4. 4. Key Concepts (WS Security Header)In addition to the Mutual SSL, the <wsse:Security> header block provides a mechanism for attaching security-related information (see WSSE specification) SOAP <wsse:Security xmlns:wsse="http://docs.oasis- <Security> open.org/wss/2004/01/oasis-200401-wss-wssecurity-secext- 1.0.xsd"> <wsse:UsernameToken> <wsse:Username>USERNAME</wsse:Username> <wsse:Password>PASSWORD</wsse:Password> </wsse:UsernameToken> </Security> </wsse:Security>
    5. 5. Step 1: Profile Permissions In order to provide a secure implementation, it is recommended to create a new profile called “API Administrator” with the following system permission: • Enable the “Customize Application” permission so that the user can access the “Certificate and Key Management” and “Remote Site Settings” under “Security Controls” • Enable the “View Encrypted Data” permission so that the user can View the value of encrypted fields in plain text*. This means that allow those users with the API administrator profile can access or change the certificates and security credentials for the webservice integration.*It is recommended to use Encrypted Fields to store the username and password for the WS Security Header so thatonly users with the “View Encrypted Data” permission can see this information.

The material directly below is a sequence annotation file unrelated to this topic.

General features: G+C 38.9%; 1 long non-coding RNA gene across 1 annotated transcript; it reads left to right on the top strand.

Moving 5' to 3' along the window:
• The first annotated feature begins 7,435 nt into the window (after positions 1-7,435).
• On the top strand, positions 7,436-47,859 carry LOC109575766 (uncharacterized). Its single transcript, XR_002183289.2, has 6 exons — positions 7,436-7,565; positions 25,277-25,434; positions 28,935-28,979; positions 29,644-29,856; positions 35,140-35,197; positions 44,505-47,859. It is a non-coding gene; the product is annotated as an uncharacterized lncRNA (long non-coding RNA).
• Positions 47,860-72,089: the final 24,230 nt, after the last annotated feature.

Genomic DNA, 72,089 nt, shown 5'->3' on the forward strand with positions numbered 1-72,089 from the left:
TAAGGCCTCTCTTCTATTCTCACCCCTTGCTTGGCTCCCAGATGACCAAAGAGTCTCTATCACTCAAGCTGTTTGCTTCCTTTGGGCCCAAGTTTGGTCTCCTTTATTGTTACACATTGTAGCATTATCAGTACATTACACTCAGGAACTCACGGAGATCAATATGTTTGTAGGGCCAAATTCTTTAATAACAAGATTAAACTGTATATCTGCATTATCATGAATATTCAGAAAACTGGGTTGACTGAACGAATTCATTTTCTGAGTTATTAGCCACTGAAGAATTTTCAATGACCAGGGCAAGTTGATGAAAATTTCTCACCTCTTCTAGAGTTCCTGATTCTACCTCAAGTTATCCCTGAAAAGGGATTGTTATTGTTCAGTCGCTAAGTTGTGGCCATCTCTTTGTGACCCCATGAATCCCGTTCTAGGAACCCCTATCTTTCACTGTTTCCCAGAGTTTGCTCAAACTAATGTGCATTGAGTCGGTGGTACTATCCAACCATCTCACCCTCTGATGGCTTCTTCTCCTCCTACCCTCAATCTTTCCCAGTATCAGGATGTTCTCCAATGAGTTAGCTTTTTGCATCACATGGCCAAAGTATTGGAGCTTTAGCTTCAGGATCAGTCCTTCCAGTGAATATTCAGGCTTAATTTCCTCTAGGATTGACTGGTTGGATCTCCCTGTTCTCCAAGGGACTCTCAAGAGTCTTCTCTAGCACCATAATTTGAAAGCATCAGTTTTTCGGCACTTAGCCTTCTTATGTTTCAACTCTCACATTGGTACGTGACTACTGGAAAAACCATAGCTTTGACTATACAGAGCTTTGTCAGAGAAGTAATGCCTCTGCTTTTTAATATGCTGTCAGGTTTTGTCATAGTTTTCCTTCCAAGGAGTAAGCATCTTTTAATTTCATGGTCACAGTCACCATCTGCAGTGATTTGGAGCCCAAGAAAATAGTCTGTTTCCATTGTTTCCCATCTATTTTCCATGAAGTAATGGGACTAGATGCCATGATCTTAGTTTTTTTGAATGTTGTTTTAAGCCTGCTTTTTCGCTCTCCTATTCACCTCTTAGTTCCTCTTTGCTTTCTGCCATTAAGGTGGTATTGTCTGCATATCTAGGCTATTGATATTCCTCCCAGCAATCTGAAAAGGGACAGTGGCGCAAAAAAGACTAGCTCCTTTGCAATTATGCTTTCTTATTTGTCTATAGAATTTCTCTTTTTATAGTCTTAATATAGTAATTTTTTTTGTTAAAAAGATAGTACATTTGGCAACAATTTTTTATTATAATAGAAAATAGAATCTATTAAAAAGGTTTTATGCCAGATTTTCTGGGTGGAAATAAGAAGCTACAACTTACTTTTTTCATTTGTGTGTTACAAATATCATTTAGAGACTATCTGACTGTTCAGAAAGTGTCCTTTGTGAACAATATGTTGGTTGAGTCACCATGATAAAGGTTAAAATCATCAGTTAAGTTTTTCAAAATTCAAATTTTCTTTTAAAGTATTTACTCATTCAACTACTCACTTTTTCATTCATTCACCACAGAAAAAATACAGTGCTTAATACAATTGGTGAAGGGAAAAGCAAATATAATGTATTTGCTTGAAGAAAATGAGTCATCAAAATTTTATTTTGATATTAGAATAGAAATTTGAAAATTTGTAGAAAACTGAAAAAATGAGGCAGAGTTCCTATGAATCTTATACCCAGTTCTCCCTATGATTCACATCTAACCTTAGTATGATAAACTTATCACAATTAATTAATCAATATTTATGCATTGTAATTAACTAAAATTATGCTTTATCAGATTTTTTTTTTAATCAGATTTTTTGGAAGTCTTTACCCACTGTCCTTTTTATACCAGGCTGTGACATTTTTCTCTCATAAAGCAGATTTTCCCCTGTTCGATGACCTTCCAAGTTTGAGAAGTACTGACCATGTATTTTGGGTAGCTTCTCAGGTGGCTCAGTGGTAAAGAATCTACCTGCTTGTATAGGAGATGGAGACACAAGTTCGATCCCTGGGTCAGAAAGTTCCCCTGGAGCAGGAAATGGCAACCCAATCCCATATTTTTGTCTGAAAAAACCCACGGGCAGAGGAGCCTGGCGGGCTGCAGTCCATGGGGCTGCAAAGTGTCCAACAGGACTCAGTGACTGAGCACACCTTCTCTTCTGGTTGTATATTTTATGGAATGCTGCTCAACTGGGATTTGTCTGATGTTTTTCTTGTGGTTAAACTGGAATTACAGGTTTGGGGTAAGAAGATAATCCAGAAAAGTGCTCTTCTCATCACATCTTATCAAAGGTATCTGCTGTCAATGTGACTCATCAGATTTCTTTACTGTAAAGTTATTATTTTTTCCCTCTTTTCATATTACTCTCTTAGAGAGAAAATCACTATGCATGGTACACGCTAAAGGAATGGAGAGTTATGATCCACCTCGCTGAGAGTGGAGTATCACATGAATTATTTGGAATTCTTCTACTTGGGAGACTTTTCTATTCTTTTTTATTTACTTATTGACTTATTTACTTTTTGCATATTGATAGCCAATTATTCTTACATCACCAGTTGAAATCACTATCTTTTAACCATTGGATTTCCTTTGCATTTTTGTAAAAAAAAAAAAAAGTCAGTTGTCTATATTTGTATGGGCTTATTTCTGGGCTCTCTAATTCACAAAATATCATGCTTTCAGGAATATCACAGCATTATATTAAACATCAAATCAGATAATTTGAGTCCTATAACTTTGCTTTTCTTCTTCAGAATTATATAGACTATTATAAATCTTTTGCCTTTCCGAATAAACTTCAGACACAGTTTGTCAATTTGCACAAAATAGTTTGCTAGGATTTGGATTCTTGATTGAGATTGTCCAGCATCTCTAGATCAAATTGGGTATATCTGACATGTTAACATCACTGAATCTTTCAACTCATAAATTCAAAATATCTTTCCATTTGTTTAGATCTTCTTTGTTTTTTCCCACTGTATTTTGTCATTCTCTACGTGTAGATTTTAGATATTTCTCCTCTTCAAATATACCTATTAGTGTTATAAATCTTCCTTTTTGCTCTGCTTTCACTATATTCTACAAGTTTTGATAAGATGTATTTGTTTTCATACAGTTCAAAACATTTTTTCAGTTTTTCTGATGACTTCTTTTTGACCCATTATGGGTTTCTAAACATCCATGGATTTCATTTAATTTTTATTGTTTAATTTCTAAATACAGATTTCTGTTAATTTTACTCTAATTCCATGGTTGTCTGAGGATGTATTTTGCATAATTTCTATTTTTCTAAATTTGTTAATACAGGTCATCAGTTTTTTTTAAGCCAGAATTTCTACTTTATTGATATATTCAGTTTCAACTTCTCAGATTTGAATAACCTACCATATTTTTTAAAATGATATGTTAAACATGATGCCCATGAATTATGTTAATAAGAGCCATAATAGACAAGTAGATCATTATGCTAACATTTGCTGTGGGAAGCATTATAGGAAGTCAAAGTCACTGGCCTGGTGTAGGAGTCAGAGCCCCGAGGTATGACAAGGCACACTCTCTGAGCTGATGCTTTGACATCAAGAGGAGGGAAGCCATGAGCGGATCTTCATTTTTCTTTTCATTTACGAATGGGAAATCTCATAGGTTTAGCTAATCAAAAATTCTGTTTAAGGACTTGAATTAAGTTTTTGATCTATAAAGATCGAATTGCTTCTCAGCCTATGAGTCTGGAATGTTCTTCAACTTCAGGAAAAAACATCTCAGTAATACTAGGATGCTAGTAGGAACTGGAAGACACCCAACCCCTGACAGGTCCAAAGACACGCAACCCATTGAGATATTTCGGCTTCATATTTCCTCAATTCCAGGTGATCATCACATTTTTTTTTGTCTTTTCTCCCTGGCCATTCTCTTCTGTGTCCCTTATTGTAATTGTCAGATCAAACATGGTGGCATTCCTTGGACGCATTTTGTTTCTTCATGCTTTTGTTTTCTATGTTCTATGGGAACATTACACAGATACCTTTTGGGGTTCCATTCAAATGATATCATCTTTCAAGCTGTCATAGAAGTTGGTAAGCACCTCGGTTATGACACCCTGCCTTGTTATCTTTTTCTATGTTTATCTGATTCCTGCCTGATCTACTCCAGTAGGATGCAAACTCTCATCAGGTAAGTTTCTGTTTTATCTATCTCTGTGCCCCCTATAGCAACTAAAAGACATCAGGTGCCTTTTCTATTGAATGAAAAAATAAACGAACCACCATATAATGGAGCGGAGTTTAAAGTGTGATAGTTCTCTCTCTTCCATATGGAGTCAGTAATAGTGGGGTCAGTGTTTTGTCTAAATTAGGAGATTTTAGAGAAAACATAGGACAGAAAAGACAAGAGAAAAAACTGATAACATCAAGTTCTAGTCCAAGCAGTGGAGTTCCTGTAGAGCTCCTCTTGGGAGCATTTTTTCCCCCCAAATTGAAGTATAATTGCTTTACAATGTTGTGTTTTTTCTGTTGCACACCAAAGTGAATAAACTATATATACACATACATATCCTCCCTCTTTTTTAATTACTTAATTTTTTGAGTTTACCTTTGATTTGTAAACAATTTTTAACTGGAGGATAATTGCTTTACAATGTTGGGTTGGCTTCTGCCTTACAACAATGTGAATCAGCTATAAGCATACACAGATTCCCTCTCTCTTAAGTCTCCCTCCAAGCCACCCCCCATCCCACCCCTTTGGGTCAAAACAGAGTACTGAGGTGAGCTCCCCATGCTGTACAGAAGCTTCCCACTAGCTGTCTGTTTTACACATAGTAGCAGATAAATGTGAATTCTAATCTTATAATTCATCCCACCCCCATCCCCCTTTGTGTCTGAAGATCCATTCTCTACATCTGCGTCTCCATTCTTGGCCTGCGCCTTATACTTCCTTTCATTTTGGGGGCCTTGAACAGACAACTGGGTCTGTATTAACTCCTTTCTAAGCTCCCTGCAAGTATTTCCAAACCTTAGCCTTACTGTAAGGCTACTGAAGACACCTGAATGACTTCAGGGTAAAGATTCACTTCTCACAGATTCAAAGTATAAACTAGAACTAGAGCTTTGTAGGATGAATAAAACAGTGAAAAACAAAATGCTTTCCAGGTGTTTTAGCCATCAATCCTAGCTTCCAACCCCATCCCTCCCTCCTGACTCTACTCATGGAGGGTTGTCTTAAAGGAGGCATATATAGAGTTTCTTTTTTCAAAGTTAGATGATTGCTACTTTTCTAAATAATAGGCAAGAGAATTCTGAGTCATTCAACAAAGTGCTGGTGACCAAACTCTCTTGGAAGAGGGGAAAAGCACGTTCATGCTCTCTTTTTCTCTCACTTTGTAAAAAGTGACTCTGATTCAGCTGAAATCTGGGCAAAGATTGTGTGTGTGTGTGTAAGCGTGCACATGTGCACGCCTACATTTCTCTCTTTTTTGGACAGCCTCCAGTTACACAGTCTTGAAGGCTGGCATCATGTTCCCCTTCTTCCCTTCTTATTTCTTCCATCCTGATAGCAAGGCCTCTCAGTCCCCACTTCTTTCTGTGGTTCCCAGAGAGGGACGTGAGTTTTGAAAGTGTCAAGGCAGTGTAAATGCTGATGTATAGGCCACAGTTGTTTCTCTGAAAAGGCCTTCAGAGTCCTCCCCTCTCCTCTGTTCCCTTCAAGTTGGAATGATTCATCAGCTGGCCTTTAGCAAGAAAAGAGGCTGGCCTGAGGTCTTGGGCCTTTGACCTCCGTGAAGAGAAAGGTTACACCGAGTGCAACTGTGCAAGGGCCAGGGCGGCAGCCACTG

6. 6. Step 2: Public Certificate & Set up Remote Site • Create a self-signed certificate using the “Certificate and Key Management” under “Security Controls” and create a self-signed certificate • Download the certificate (public) and provide to the webservices endpoint provider*. They may need to configure on their side (e.g. in their security gateway). • Create a new Remote Site using the “Remote Site Settings” option under “Security Controls” and provide state the webservice url in the “Remote Site URL”*Note – there is no need to store the public certificate on the Force.com side as Force.com will automatically receivedetails on the public certificate from the web services endpoint and will contact the certificate authority to verify